Roger helped us realize that the personal project is quite therapeutic, and after pouring your heart and soul into such a project, you would like to share it with the world. But unfortunately, many individual tasks don’t appeal to companies to publish because they don’t help promote their company directly. So, one of the best ways today to publish a book on your work is through crowdsourcing.

According to the Merriam-Webster Dictionary, crowdsourcing is the practice of obtaining needed services, ideas, or content by soliciting contributions from a large group of people, especially from an online community, rather than traditional employees or suppliers.

Kickstarter is a website that helps artists with crowdsourcing.

Community Newspapers

Lauren Carroll presented “Shine a Light Where There is None: The Importance of Community Newspapers.”

Lauren talked about how much she just enjoyed meeting people from the community, allowing her to shoot sports, features, and even news. While she doesn’t like putting a camera in people’s faces during tragedy, Lauren explains to her subjects how she wants to tell their story to the community.

On top of Grandfather Mountain, we are looking towards Charlotte, NC, from the mountain.

Business practices

I spoke on “Making Money as an Independent Photographer.” I called it “Independent” and not “Freelance” because my friend Kenny Irby pointed out how maybe the word FREElancer communicates the wrong thing.

After the presentation, many folks said you know your talk would apply to every business. Since many in the audience were not full-time photographers and had other careers, they even commented how some of my points were helping them with some business decisions they needed to make.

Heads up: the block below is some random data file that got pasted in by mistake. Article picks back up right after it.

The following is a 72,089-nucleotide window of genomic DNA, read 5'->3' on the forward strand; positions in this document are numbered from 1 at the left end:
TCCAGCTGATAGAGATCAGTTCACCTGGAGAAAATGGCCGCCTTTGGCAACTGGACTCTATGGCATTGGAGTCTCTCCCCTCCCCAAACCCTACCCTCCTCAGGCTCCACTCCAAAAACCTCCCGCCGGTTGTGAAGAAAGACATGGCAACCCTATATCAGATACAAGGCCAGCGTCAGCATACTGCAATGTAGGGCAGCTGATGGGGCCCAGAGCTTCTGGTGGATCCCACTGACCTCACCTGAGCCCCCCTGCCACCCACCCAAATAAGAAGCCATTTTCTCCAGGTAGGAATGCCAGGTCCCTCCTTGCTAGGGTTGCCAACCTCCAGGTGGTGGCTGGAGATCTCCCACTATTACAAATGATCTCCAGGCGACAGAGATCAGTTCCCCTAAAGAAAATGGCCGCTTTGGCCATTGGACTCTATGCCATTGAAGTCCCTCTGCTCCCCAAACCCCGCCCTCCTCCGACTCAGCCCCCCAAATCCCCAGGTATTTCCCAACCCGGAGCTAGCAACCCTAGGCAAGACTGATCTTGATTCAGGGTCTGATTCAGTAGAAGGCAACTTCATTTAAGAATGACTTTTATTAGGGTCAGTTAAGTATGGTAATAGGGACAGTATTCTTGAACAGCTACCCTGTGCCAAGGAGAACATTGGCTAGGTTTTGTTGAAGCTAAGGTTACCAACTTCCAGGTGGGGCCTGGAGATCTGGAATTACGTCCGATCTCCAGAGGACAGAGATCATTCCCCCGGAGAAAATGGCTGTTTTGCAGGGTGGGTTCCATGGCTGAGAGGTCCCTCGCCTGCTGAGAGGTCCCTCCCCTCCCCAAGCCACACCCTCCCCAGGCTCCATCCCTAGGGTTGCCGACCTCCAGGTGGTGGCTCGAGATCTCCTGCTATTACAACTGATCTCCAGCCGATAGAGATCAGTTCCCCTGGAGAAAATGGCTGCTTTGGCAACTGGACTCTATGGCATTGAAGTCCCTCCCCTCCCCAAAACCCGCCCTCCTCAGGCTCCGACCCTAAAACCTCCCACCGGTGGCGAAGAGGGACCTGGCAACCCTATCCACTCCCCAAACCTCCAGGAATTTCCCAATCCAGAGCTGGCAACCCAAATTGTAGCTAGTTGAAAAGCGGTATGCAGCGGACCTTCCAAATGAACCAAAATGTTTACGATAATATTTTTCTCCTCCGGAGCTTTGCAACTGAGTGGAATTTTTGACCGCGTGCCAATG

The reality is that reading business books on starting a small business would apply to photography.

Coin operated binoculars at Grandfather Mountain with the “Swinging Bridge” in the background.

Coin operated vision

Everyone invested in going to the top of Grandfather Mountain and hoping this would help their vision for the future. Instead, it helped to see the bigger picture from a different perspective.

Now that we have all been to the top of the mountain, we need to move forward, take what we learned, and let it help shape our direction.

The Singing Bridge is a mile high above sea level on Grandfather Mountain.

Do you lack a sense of direction?

Maybe you need to put some quarters in a workshop to help you see your future more clearly. Find a workshop on something you would like to learn more about and take it.

Couple of ways to create your workshop. If you like someone’s work and don’t offer workshops, approach them and ask if you could pay them for a day of their time to teach you something they do. You never know. They may take you up on it.

I teach on a variety of topics around photography. If you are interested in a personal workshop or getting a few friends to split the costs, then call me. Here are some of the topics I teach, and if you think of something not listed here, contact me.